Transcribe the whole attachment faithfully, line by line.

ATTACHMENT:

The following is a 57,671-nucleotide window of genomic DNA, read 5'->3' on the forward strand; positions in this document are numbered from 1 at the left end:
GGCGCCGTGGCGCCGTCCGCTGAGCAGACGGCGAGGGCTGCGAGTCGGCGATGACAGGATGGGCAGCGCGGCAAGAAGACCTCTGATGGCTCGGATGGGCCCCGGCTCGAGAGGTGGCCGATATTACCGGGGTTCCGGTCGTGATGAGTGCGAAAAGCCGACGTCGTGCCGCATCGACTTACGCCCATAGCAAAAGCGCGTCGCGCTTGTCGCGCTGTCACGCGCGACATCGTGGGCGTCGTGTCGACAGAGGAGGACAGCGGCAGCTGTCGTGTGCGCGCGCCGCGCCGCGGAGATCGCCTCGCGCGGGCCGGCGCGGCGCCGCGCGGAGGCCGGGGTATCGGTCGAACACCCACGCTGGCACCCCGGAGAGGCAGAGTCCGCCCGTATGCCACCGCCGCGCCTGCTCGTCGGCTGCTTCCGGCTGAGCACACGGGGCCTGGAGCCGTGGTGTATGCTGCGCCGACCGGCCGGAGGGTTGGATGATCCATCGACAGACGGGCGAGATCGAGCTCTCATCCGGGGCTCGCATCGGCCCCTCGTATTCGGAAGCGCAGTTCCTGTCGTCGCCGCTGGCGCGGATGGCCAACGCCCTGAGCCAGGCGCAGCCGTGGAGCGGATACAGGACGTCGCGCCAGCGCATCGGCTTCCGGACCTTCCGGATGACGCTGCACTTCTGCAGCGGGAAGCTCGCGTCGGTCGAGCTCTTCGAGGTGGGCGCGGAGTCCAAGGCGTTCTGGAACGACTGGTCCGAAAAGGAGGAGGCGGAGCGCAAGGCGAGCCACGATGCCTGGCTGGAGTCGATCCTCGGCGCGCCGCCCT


The following is a 57,671-nucleotide window of genomic DNA, read 5'->3' on the forward strand; positions in this document are numbered from 1 at the left end:
GGCGCCGTGGCGCCGTCCGCTGAGCAGACGGCGAGGGCTGCGAGTCGGCGATGACAGGATGGGCAGCGCGGCAAGAAGACCTCTGATGGCTCGGATGGGCCCCGGCTCGAGAGGTGGCCGATATTACCGGGGTTCCGGTCGTGATGAGTGCGAAAAGCCGACGTCGTGCCGCATCGACTTACGCCCATAGCAAAAGCGCGTCGCGCTTGTCGCGCTGTCACGCGCGACATCGTGGGCGTCGTGTCGACAGAGGAGGACAGCGGCAGCTGTCGTGTGCGCGCGCCGCGCCGCGGAGATCGCCTCGCGCGGGCCGGCGCGGCGCCGCGCGGAGGCCGGGGTATCGGTCGAACACCCACGCTGGCACCCCGGAGAGGCAGAGTCCGCCCGTATGCCACCGCCGCGCCTGCTCGTCGGCTGCTTCCGGCTGAGCACACGGGGCCTGGAGCCGTGGTGTATGCTGCGCCGACCGGCCGGAGGGTTGGATGATCCATCGACAGACGGGCGAGATCGAGCTCTCATCCGGGGCTCGCATCGGCCCCTCGTATTCGGAAGCGCAGTTCCTGTCGTCGCCGCTGGCGCGGATGGCCAACGCCCTGAGCCAGGCGCAGCCGTGGAGCGGATACAGGACGTCGCGCCAGCGCATCGGCTTCCGGACCTTCCGGATGACGCTGCACTTCTGCAGCGGGAAGCTCGCGTCGGTCGAGCTCTTCGAGGTGGGCGCGGAGTCCAAGGCGTTCTGGAACGACTGGTCCGAAAAGGAGGAGGCGGAGCGCAAGGCGAGCCACGATGCCTGGCTGGAGTCGATCCTCGGCGCGCCGCCCT